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               —Roads to Discovery


Traffic's Deadly Toll in the Developing World
Until recently, infectious disease—and to a lesser extent chronic disease—monopolized research in developing countries. It’s only in the past 5 to 10 years that people have noticed the impact of road traffic injuries.

Gauging the Cost of Injuries in China 
Injuries cost China $12.5 billion annually in medical costs and lost productivity and claim more years of productive life than respiratory disease, heart disease, cancer, or infectious disease, according to a recent study co-authored by Tim Baker, professor, International Health.

A High-Tech Approach to an Age-Old Disease
Researchers at the School and the Hopkins Applied Physics Lab have come up with a new way to diagnose malaria that could significantly speed the time it takes to identify the infection in patients.

Prudent Steps for Avoiding Dioxin Exposure      
Robert Lawrence, MD, who for years has encouraged Americans to consume less animal fat for the sake of their health and the world’s natural resources, has added another reason to cut fat intake: dioxins.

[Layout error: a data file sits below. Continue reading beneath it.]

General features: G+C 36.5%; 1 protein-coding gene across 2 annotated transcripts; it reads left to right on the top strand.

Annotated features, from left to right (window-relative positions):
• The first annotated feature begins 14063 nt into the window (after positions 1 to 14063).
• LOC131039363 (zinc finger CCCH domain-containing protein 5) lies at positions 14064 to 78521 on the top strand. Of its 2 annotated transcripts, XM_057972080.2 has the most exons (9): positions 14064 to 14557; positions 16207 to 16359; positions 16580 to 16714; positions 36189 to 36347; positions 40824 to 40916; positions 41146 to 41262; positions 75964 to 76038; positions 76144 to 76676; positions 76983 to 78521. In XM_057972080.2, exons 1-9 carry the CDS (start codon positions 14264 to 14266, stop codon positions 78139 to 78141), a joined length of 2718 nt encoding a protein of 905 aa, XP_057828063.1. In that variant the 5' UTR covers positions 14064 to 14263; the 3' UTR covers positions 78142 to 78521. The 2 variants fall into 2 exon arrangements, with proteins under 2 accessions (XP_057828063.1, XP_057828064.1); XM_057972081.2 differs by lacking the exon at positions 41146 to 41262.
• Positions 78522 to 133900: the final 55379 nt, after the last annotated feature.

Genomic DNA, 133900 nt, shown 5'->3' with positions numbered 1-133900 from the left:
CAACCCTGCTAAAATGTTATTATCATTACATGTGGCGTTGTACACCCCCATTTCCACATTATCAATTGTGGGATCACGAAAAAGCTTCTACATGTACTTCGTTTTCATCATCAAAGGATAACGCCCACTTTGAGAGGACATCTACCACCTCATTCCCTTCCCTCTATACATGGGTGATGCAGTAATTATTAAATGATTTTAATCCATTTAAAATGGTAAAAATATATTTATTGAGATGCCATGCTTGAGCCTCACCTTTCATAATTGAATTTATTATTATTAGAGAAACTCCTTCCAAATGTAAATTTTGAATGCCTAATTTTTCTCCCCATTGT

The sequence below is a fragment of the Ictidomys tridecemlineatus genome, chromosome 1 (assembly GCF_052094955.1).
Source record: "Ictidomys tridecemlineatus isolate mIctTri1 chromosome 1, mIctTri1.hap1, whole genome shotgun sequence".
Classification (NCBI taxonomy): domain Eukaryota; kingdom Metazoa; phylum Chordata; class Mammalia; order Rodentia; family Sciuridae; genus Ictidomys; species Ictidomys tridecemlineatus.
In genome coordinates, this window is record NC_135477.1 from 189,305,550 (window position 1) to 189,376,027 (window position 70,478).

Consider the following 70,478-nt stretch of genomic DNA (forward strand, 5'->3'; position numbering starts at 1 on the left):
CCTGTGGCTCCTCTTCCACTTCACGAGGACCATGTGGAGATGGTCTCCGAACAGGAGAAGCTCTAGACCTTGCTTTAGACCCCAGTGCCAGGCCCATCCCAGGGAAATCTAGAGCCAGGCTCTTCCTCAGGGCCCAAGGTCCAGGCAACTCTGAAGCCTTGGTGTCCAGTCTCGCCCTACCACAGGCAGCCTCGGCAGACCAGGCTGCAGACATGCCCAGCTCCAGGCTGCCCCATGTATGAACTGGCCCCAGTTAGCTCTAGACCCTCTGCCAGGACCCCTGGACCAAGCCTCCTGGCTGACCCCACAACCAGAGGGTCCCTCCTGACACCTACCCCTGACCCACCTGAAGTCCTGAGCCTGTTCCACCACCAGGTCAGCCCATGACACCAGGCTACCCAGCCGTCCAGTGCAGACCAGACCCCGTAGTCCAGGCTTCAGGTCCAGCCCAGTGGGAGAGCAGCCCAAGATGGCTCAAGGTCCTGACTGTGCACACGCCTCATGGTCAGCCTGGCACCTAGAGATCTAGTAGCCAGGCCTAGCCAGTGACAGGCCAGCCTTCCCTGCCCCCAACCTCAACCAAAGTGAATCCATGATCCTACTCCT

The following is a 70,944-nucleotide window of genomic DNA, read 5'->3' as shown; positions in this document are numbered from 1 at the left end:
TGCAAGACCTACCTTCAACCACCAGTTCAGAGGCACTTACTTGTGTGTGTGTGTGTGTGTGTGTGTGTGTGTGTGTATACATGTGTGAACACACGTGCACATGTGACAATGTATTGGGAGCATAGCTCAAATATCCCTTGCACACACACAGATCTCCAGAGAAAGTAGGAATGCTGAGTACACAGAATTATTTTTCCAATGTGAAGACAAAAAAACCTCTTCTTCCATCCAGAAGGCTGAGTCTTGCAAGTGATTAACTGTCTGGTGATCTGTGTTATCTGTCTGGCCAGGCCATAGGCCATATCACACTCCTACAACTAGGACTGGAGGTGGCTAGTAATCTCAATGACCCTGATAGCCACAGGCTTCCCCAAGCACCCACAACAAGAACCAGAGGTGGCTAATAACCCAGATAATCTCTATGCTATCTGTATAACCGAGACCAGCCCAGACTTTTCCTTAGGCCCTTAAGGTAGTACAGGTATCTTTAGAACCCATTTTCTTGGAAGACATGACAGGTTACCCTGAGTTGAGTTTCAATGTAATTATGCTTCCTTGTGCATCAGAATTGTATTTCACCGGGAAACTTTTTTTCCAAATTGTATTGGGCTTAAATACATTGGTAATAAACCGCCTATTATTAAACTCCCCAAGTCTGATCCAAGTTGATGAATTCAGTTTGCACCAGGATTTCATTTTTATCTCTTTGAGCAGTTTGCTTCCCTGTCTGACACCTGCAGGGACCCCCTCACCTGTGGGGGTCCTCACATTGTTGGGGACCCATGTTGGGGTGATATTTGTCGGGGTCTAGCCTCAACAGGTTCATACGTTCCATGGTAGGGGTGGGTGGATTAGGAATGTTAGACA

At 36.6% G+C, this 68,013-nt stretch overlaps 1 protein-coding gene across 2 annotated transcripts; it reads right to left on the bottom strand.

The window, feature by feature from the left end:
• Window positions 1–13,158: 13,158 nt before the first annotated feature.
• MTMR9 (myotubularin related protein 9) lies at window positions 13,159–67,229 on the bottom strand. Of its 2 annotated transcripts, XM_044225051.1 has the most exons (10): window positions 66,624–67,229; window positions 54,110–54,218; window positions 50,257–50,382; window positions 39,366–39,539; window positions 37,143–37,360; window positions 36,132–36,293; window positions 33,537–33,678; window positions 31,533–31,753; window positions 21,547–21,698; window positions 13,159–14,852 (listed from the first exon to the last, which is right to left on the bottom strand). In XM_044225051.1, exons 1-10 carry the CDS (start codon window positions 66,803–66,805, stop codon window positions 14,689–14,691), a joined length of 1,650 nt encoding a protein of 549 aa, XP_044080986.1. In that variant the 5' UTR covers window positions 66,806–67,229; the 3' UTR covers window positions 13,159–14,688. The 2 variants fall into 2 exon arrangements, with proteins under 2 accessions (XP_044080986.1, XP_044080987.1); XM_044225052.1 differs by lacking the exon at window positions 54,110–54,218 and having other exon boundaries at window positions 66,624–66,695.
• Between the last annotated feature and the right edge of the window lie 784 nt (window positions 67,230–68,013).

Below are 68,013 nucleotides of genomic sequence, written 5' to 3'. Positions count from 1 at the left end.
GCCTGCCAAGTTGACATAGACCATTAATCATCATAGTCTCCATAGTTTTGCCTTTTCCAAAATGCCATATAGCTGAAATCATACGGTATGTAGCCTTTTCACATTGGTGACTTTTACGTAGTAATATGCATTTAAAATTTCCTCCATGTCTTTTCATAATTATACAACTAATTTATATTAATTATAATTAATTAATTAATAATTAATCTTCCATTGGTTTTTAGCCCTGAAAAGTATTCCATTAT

Students Learn Interactively—From Anchorage to Istanbul
Fifty-one students enrolled in the distance education program this past June; another 25 will begin together in January. The Internet-based MPH program has the same requirements and grants the same diploma as the full-time MPH.

This is Only an Exercise. . .     
School faculty, staff, and students joined the 1,000-plus people who participated in the Harbor Biological Attack-Simulated Event (BASE), a bioterrorism preparedness drill held July 9 and 10 to test the city’s response.

Postwar Health in Iraq and Afghanistan   
School researchers are assessing health needs in Iraq and Afghanistan; the situation is bleak.

$40 Million Boost for Reproductive Health and Leadership Building      
A new, 10-year grant will significantly increase funding for the School’s Bill and Melinda Gates Institute for Population and Reproductive Health.

School Announces New Department to Study Behavior and Health     
One of the greatest hazards to human health is people themselves. Human behavior—whether it leads to smoking, injuries, obesity, or substance abuse—is responsible for half of all morbidity and mortality in the world.